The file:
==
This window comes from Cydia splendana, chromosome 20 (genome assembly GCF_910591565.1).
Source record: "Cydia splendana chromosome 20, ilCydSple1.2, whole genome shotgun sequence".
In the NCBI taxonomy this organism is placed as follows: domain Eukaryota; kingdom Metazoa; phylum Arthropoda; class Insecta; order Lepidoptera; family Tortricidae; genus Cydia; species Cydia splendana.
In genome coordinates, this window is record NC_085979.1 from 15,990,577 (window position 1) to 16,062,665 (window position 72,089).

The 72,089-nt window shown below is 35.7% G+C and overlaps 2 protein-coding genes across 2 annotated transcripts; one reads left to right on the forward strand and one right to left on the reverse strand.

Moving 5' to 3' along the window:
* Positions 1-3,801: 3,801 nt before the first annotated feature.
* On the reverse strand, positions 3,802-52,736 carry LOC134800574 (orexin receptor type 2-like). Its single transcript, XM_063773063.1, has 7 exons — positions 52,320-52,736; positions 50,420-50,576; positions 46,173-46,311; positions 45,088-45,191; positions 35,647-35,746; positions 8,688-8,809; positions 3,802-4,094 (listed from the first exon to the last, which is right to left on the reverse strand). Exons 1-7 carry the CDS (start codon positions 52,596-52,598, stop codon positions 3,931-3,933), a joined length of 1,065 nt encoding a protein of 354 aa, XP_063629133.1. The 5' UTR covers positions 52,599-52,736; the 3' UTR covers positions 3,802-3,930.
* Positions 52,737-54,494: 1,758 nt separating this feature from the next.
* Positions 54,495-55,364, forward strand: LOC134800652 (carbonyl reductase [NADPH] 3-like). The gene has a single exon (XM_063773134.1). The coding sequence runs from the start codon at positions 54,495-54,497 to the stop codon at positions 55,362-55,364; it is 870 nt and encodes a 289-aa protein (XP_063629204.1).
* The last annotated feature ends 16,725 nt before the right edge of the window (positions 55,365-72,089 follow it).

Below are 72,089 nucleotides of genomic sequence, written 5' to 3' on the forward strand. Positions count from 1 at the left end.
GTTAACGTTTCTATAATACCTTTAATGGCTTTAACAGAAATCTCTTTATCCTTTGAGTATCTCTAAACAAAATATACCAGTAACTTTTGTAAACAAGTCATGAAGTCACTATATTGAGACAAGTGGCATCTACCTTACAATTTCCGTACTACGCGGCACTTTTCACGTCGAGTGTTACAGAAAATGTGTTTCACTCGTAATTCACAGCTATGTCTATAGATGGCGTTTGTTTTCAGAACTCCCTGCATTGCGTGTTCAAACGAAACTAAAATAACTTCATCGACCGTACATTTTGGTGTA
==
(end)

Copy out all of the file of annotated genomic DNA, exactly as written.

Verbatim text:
This window comes from Cydia splendana, chromosome 20 (genome assembly GCF_910591565.1).
Source record: "Cydia splendana chromosome 20, ilCydSple1.2, whole genome shotgun sequence".
In the NCBI taxonomy this organism is placed as follows: domain Eukaryota; kingdom Metazoa; phylum Arthropoda; class Insecta; order Lepidoptera; family Tortricidae; genus Cydia; species Cydia splendana.
In genome coordinates, this window is record NC_085979.1 from 15,990,577 (window position 1) to 16,062,665 (window position 72,089).

The 72,089-nt window shown below is 35.7% G+C and overlaps 2 protein-coding genes across 2 annotated transcripts; one reads left to right on the forward strand and one right to left on the reverse strand.

Moving 5' to 3' along the window:
* Positions 1-3,801: 3,801 nt before the first annotated feature.
* On the reverse strand, positions 3,802-52,736 carry LOC134800574 (orexin receptor type 2-like). Its single transcript, XM_063773063.1, has 7 exons — positions 52,320-52,736; positions 50,420-50,576; positions 46,173-46,311; positions 45,088-45,191; positions 35,647-35,746; positions 8,688-8,809; positions 3,802-4,094 (listed from the first exon to the last, which is right to left on the reverse strand). Exons 1-7 carry the CDS (start codon positions 52,596-52,598, stop codon positions 3,931-3,933), a joined length of 1,065 nt encoding a protein of 354 aa, XP_063629133.1. The 5' UTR covers positions 52,599-52,736; the 3' UTR covers positions 3,802-3,930.
* Positions 52,737-54,494: 1,758 nt separating this feature from the next.
* Positions 54,495-55,364, forward strand: LOC134800652 (carbonyl reductase [NADPH] 3-like). The gene has a single exon (XM_063773134.1). The coding sequence runs from the start codon at positions 54,495-54,497 to the stop codon at positions 55,362-55,364; it is 870 nt and encodes a 289-aa protein (XP_063629204.1).
* The last annotated feature ends 16,725 nt before the right edge of the window (positions 55,365-72,089 follow it).

Below are 72,089 nucleotides of genomic sequence, written 5' to 3' on the forward strand. Positions count from 1 at the left end.
GTTAACGTTTCTATAATACCTTTAATGGCTTTAACAGAAATCTCTTTATCCTTTGAGTATCTCTAAACAAAATATACCAGTAACTTTTGTAAACAAGTCATGAAGTCACTATATTGAGACAAGTGGCATCTACCTTACAATTTCCGTACTACGCGGCACTTTTCACGTCGAGTGTTACAGAAAATGTGTTTCACTCGTAATTCACAGCTATGTCTATAGATGGCGTTTGTTTTCAGAACTCCCTGCATTGCGTGTTCAAACGAAACTAAAATAACTTCATCGACCGTACATTTTGGTGTA